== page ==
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Reducing absenteeism in hospital cleaning staff: pilot of a theory based intervention
  1. S Michie1,
  2. B Wren2,
  3. S Williams2
  1. 1Centre for Outcomes Research and Effectiveness, Department of Psychology, University College London, London, UK
  2. 2Occupational Health and Safety Unit, Royal Free Hampstead NHS Trust, London, UK
  1. Correspondence to:
 Dr S Michie
 Centre for Outcomes Research and Effectiveness, Department of Psychology, University College London, London WC1E 7HB, UK;


Aims: To develop, pilot, and evaluate a workplace intervention to reduce sickness absence, based on a demand-control-support model of job strain.

Methods: Changes in the working arrangements of hospital cleaning staff were introduced with the aim of increasing their control over work and the support received at work. The study design was quasi-experimental, with 221 cleaning staff in the intervention group and 91 catering staff in the control group. The dependent variable was the difference in percentage monthly sickness absence between the 12 months preceding and following the intervention. Differences in sickness absence between staff groups for each month after the intervention were compared with differences between staff groups for the equivalent month one year prior to it.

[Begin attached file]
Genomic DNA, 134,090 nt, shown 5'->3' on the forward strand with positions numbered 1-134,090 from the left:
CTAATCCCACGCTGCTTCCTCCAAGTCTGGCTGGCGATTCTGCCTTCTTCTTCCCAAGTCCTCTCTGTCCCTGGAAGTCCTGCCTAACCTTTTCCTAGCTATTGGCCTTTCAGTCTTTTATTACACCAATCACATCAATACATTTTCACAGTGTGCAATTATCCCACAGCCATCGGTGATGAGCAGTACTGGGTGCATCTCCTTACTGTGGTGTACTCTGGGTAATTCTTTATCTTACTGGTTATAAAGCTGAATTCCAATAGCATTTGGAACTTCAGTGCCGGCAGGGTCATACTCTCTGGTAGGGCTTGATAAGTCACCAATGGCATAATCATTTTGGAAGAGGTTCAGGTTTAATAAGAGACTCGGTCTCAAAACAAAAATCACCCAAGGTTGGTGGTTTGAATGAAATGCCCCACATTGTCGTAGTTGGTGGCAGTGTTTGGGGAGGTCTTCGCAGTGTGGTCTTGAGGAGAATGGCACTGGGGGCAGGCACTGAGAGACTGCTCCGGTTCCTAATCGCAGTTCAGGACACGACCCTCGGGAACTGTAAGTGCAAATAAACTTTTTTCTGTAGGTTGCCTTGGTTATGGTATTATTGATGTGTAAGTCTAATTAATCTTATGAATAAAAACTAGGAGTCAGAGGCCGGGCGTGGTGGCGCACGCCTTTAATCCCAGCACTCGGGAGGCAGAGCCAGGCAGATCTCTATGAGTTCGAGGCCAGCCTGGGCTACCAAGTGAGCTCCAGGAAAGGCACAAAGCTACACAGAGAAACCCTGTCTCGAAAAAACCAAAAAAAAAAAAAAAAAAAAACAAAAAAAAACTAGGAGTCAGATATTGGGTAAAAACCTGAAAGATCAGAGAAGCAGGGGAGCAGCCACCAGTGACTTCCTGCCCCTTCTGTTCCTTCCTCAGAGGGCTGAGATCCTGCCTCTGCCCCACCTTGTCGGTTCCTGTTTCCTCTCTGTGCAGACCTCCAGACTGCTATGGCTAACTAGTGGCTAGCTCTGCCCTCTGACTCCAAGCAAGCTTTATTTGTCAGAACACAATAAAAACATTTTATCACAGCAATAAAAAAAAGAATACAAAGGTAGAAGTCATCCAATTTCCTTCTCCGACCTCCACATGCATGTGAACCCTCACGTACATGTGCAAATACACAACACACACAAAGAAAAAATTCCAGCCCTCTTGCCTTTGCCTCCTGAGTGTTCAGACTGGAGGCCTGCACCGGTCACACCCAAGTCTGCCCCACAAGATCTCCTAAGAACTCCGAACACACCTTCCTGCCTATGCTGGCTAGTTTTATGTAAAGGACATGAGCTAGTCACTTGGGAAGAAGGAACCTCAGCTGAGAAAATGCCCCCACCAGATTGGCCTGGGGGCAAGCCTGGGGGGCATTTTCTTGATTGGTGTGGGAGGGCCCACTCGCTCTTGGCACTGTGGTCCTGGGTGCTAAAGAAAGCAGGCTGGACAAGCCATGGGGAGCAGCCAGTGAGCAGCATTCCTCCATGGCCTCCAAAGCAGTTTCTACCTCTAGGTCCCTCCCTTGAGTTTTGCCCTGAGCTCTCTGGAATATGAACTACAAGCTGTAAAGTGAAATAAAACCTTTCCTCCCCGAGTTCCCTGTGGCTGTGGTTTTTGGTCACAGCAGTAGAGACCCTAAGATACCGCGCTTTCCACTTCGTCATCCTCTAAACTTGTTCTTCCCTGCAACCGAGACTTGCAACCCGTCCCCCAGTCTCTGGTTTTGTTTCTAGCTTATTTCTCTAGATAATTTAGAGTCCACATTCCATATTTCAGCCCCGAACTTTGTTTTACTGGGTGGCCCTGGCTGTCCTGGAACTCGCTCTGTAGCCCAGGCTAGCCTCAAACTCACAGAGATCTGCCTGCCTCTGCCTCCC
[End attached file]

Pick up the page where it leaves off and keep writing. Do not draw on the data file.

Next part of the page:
Results: There was a significant reduction in the difference in sickness absence rates between the intervention and control group of 2.3% in the six months after the intervention, compared to the six months before. The difference was not maintained at 12 months.

Conclusions: These results suggest that a workplace intervention aimed at increasing control and support at work has a small effect on reducing sickness absence among hospital cleaning staff in the short term. Future research should seek to replicate this effect in larger, experimental studies, analyse postulated mediators of such theory based interventions, and develop interventions that maintain improvement.

  • demand-control model
  • hospital staff
  • job strain
  • organisational intervention
  • sickness absence

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